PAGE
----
Pivotal points as described in the March 2009 SFO magazine
article "Trading FX Like Jesse Livermore Traded Stocks" by Jamie
Livermore's strategy was based on what he termed "pivotal points".
Most traders today are aware of pivot points, and many traders use some
form of pivot points (of which there are too many to count) in order to
identify support and resistance, which aids in entering and exiting
trades. Livermore was the first trader to refer to a pivot concept. If
he was not the first, then he certainly was one of the first.
Livermore defined pivotal points as days that contained heavy volume.
After a prolonged move, significantly increased volume was a key signal
to him that the market was at the end of its major move. Rather than
exit his position instantly, he would wait for the market to roll over
and confirm that what he saw was what he referred to as a reversal
pivotal point. At the end of a trend, a reversal pivotal point may be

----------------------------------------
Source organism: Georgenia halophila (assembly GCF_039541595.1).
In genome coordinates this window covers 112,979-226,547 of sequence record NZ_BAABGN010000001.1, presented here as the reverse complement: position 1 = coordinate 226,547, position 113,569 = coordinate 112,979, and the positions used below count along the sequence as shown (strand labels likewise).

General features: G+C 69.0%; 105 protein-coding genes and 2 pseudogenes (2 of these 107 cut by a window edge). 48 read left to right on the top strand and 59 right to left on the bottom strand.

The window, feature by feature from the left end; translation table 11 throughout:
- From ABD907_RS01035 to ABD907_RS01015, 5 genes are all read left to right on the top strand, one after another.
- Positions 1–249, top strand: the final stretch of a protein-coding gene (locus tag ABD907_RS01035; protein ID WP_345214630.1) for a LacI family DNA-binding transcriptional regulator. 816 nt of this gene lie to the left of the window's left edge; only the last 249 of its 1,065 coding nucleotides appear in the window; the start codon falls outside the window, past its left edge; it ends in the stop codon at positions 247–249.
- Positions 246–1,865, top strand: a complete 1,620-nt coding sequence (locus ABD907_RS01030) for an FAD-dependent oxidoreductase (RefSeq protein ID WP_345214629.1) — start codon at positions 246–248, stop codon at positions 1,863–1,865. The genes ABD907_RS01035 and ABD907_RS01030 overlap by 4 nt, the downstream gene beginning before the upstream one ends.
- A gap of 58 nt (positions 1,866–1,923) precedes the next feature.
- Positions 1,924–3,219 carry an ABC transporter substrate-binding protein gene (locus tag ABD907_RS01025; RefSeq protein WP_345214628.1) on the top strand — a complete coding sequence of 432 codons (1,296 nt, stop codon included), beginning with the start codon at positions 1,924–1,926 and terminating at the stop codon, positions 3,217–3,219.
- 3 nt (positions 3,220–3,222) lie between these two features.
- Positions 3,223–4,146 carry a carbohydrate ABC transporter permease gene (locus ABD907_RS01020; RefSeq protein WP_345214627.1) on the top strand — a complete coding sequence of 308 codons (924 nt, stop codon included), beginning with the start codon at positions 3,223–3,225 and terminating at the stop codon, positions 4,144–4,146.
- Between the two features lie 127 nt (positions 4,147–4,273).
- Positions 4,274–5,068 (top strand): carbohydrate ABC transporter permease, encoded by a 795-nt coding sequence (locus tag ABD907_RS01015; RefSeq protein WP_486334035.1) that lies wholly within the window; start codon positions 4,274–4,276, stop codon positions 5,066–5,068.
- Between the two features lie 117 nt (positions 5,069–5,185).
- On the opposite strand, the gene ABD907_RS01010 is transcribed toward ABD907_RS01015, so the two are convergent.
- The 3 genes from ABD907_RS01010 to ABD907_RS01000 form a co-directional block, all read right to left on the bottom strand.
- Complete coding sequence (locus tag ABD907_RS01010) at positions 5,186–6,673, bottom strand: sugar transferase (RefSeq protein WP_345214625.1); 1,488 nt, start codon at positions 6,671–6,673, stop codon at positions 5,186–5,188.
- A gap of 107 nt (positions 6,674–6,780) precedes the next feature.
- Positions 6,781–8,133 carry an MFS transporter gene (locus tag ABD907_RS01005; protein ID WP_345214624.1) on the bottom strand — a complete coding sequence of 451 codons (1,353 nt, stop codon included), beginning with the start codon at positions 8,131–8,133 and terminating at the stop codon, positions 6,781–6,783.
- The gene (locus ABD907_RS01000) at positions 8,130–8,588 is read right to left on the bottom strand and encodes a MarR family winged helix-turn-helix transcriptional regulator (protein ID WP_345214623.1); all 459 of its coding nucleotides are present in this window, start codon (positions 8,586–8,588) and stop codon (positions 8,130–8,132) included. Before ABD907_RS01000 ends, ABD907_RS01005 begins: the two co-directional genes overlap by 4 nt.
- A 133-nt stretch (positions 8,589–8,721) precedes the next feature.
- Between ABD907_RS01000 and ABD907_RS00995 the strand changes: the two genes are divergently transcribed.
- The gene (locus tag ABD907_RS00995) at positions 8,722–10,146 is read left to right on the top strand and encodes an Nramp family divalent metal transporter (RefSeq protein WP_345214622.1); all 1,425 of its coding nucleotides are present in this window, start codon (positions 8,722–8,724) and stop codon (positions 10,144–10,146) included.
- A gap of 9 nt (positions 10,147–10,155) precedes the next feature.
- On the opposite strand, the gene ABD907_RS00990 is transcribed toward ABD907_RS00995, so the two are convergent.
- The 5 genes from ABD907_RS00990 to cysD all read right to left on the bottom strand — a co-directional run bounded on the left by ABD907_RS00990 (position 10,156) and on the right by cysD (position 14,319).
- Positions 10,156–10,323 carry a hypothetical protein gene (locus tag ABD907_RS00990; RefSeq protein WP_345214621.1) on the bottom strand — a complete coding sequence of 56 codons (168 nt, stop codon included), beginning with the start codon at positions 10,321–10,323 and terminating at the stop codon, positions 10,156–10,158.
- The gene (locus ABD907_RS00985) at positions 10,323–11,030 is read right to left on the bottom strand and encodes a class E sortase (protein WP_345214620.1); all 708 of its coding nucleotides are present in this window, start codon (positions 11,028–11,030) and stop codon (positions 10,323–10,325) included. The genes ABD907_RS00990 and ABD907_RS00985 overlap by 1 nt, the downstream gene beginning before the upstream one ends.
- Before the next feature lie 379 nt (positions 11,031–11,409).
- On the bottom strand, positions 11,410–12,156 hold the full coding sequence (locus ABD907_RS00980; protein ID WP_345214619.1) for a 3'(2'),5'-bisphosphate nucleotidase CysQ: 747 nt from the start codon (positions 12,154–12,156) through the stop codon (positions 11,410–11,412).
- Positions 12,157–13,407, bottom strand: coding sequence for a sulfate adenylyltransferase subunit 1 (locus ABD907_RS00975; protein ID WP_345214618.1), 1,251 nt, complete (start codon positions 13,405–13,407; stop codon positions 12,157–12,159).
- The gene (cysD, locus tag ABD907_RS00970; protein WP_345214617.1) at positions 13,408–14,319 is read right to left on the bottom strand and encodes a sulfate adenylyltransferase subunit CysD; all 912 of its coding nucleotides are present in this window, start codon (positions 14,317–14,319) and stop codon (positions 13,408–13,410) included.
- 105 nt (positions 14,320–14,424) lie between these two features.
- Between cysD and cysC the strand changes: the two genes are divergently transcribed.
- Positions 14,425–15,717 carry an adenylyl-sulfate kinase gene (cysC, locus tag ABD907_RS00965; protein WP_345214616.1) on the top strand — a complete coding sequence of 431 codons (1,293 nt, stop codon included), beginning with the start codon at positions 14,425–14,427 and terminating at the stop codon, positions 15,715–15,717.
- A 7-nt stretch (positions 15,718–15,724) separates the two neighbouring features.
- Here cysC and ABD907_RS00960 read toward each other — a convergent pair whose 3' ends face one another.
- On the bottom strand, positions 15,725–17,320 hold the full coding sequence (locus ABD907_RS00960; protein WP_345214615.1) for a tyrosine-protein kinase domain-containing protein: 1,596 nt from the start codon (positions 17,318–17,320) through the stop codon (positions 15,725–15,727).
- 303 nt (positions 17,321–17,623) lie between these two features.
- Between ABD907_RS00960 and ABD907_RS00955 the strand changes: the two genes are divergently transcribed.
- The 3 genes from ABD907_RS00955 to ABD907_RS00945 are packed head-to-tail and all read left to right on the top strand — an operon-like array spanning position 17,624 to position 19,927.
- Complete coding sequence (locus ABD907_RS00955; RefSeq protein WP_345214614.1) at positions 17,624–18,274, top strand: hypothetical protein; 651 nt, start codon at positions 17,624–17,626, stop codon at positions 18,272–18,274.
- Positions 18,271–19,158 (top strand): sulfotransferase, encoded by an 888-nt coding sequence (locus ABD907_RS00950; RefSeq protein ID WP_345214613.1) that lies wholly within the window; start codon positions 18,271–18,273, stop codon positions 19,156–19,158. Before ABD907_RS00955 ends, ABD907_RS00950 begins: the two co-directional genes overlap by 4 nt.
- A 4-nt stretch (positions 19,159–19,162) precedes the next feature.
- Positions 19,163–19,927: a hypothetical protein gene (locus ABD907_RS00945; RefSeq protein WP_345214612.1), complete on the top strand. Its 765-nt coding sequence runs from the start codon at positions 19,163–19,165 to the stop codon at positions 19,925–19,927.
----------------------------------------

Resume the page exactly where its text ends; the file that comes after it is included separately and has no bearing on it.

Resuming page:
referred to today as a blow off top or a panic bottom.
However, not all pivotal points lead to reversals. Heavy volume is
often present not just at the end of a major move but also toward the
middle of a trend. Take a look at a stock chart to see for yourself. If,
for example, heavy volume occurs and the market in question does not
roll over right away (or bounce right away), then a continuation pivot
point may have occurred. When a continuation pivot point occurred,
Livermore added to or even initiated his position.
Since the calculation depends on ATR (Average True Range) the parameters are simple:
Author: Mladen Rakic
Great indicator, thanks for sharing!
I noticed that atr period seems to not affect results (I tested from 1 to 200, only lookbackbars. Would you please check it out?
Also, just out of curiosity, is there any reason for not using the iATR instead of coding?